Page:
In the case of the Quick Selection tool things are slightly different. First off, there's no intersect option and that's largely due to the nature of the Quick Selection tool in terms of how it works. It just doesn't make much sense to intersect when you don't really know what you're intersecting with, considering that Photoshop is identifying the edges of the selection for For you. The other interesting thing is that if we choose the New Selection option, that's only effective once. As soon as I start to create a selection, I'll go ahead and just start a random selection here, I am creating a new selection that is replacing the existing selection.
But, as soon as I release the mouse, the tool automatically switches to the Add to Selection option. And because the settings are sticky, if I switch to a different tool and then come back to the quick selection tool, it will still be set to the Add Option. And what that generally means is that in most cases I'm always working with the options Set to Add. And that usually works perfectly fine because typically you'll switch to the Quick Selection tool. Because you don't yet have a selection created. And so you're going to start creating a selection. And if you're starting with no selection, adding still works just fine.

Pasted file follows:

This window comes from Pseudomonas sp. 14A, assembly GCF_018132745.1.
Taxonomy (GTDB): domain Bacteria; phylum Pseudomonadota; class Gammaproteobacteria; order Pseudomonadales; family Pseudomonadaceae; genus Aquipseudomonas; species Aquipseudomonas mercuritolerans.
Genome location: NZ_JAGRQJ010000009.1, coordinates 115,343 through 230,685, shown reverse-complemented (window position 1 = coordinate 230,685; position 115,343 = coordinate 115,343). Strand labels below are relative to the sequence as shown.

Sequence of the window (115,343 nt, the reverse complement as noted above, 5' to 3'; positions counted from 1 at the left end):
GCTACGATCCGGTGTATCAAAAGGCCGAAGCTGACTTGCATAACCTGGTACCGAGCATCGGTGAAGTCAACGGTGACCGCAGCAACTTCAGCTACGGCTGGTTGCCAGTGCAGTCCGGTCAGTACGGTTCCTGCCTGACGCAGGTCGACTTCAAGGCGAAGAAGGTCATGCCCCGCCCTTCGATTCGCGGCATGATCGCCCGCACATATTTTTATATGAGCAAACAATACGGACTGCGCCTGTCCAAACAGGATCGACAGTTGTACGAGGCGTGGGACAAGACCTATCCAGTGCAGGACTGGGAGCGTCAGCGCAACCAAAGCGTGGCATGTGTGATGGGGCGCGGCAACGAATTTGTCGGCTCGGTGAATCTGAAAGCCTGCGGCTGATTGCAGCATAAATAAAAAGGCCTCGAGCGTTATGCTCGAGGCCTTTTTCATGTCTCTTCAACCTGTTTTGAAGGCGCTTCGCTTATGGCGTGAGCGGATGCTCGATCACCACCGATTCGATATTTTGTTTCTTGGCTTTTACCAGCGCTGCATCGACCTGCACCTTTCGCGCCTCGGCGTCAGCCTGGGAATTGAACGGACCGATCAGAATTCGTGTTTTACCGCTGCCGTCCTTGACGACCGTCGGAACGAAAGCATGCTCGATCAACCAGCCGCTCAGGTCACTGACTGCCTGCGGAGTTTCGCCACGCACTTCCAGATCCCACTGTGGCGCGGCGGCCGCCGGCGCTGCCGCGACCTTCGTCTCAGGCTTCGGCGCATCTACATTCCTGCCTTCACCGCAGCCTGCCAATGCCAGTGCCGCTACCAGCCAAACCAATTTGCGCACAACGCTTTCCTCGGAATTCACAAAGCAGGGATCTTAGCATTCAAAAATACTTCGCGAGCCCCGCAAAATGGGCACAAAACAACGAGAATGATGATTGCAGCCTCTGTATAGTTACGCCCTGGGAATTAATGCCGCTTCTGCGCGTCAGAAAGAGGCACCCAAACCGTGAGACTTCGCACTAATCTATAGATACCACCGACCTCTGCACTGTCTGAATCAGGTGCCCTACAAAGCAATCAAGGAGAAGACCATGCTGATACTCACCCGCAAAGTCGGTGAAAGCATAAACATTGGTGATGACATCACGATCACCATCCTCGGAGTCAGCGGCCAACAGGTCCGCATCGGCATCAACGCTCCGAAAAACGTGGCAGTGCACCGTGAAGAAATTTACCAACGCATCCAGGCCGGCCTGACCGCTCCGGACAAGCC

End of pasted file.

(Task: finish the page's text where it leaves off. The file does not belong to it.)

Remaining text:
It essentially works as though it were a new selection. But it also means that you won't upset an existing selection if you switch to the Quick Selection tool. If you need to choose the subtract option, you can click on the subtract option. But you can also simply hold the Alt key on Windows or the Option key on Macintosh, in order to access that subtract from selection option. Because the Quick Selection tool is essentially a brush tool, we're painting over the object that we want to select, there's also a brush size. We can establish the brush settings on the Options bar, but generally speaking I'll just adjust the brush size on the fly using the Right Square bracket key to increase the brush size, or the Left Square bracket key to decrease the brush size.